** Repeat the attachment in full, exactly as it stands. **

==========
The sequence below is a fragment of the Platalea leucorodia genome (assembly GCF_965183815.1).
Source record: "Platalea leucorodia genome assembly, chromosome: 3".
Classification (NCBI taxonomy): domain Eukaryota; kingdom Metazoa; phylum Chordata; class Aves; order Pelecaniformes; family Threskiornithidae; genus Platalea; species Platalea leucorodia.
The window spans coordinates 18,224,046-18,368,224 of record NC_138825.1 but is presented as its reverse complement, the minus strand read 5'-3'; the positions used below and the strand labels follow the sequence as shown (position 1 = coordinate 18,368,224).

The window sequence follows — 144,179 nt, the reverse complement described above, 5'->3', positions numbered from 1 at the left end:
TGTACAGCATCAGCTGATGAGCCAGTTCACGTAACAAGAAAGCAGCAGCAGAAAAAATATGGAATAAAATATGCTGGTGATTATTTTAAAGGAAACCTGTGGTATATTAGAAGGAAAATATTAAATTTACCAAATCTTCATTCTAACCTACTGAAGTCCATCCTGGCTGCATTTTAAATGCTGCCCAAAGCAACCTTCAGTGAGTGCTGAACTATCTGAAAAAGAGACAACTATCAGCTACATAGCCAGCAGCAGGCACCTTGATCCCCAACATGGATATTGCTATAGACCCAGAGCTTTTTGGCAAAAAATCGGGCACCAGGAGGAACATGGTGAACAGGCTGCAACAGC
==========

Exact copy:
The sequence below is a fragment of the Platalea leucorodia genome (assembly GCF_965183815.1).
Source record: "Platalea leucorodia genome assembly, chromosome: 3".
Classification (NCBI taxonomy): domain Eukaryota; kingdom Metazoa; phylum Chordata; class Aves; order Pelecaniformes; family Threskiornithidae; genus Platalea; species Platalea leucorodia.
The window spans coordinates 18,224,046-18,368,224 of record NC_138825.1 but is presented as its reverse complement, the minus strand read 5'-3'; the positions used below and the strand labels follow the sequence as shown (position 1 = coordinate 18,368,224).

The window sequence follows — 144,179 nt, the reverse complement described above, 5'->3', positions numbered from 1 at the left end:
TGTACAGCATCAGCTGATGAGCCAGTTCACGTAACAAGAAAGCAGCAGCAGAAAAAATATGGAATAAAATATGCTGGTGATTATTTTAAAGGAAACCTGTGGTATATTAGAAGGAAAATATTAAATTTACCAAATCTTCATTCTAACCTACTGAAGTCCATCCTGGCTGCATTTTAAATGCTGCCCAAAGCAACCTTCAGTGAGTGCTGAACTATCTGAAAAAGAGACAACTATCAGCTACATAGCCAGCAGCAGGCACCTTGATCCCCAACATGGATATTGCTATAGACCCAGAGCTTTTTGGCAAAAAATCGGGCACCAGGAGGAACATGGTGAACAGGCTGCAACAGC